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US daily uses “Polish death camps” misnomer

The American daily “Wall Street Journal” used the “Polish death camps” misnomer in an article about the documentary film “The Meaning of Hitler” . The word “Germany” or “German” is never used in the WSJ article. The Consul General of the Republic of Poland in New York City, Adrian Kubicki demanded a correction from the newspaper.

The published story focused on how the authors of the movie showed how Hitler took advantage of the chaos and the feeling of victimhood, creating a strategy that demagogues still use today.

The piece states the documentary “features a legion of academics, authors, doctors, Nazi hunters (Beate and Serge Klarsfeld) — and even Holocaust denier David Irving, who is seen leading tour groups through former Polish death camps and explaining that Jews died because they couldn’t survive manual labour”.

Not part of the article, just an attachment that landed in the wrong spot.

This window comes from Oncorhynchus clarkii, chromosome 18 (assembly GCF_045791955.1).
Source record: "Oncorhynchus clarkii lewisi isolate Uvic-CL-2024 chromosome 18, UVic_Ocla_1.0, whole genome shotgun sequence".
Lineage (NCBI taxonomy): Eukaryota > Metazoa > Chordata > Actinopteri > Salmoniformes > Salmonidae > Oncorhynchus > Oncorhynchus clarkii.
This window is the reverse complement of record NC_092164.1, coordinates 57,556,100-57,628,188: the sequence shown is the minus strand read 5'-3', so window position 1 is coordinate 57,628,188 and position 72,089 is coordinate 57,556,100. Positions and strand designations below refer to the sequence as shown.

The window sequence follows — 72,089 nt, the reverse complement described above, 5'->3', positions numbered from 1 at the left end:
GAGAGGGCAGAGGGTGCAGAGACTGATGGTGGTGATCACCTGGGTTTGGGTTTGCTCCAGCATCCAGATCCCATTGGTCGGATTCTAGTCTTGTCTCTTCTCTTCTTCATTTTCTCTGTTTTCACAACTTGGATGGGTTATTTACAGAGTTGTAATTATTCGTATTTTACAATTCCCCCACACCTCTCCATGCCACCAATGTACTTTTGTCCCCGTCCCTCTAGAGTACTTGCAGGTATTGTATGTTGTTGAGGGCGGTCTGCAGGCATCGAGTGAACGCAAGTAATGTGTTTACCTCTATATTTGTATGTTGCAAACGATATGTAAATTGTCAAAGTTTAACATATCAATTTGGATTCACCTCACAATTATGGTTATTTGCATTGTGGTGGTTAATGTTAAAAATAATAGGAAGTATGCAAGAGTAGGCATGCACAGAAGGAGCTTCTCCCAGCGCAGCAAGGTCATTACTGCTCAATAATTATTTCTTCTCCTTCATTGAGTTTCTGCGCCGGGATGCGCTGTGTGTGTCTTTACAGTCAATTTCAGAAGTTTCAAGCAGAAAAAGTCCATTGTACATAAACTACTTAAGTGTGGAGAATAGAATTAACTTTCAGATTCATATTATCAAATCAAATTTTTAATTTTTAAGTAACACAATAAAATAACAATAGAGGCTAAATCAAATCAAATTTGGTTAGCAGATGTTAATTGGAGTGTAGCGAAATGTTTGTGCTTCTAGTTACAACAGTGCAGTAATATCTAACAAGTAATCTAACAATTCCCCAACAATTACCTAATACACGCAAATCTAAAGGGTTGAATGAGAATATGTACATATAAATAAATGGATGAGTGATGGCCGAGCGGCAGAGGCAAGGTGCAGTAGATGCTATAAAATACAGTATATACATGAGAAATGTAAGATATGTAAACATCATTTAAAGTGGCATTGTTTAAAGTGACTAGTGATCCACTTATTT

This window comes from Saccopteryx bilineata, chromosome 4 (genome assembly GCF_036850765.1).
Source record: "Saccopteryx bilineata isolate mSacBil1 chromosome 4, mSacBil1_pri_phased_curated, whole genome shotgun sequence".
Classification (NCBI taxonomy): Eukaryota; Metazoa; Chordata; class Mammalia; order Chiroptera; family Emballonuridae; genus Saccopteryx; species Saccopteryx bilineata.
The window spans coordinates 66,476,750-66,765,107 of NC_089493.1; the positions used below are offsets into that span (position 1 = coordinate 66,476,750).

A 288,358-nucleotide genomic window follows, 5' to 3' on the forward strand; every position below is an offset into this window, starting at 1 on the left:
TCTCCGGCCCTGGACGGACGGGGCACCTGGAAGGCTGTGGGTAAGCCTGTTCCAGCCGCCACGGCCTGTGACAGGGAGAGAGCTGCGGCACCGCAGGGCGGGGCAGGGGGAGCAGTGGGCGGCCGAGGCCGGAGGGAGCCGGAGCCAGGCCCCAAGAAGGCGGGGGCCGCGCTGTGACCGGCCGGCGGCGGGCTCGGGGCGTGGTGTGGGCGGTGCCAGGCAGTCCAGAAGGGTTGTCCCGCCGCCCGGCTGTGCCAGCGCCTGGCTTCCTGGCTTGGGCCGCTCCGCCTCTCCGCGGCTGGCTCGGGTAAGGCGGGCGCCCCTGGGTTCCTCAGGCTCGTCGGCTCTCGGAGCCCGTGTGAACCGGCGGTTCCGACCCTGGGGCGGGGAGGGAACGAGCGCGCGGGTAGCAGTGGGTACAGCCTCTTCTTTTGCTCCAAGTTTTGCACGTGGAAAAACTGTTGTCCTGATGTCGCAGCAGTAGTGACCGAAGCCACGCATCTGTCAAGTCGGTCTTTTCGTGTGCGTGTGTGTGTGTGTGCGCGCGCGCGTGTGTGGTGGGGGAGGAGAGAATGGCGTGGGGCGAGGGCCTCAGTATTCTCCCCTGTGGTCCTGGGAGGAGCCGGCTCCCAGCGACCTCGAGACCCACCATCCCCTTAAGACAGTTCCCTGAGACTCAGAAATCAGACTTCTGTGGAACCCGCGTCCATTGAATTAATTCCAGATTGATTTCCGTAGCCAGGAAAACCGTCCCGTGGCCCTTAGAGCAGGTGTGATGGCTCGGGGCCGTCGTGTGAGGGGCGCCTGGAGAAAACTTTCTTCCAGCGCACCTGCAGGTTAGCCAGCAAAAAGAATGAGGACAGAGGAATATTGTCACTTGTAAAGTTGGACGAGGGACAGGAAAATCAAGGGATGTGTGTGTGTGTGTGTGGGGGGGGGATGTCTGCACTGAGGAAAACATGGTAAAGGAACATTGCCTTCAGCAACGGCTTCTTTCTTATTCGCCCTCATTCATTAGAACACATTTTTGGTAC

Adrian Kubicki appealed for a correction on Twitter. He wrote that the “lack of precision and sensitivity in describing historical facts leads to the historical distortion. Even if it only pertains to a film review. Not “Polish”, but “German” death camps. Period. Please correct the article for the sake of millions, who were killed there”.

Dear @WSJ, lack of precision and sensitivity in describing historical facts leads to the historical distortion. Even if it applies to a film review.

Not “Polish”, but “German” death camps. Period.

Please correct the article for the sake of millions, who were killed there. pic.twitter.com/rPXrsHSpG5

— Adrian Kubicki (@Kubicki_Adrian) August 13, 2021

The consul pointed out that despite many appeals, phrases such as “Polish death camps” were still frequent. He found it ironic that the word “Germany” or “German” was never mentioned in the article.


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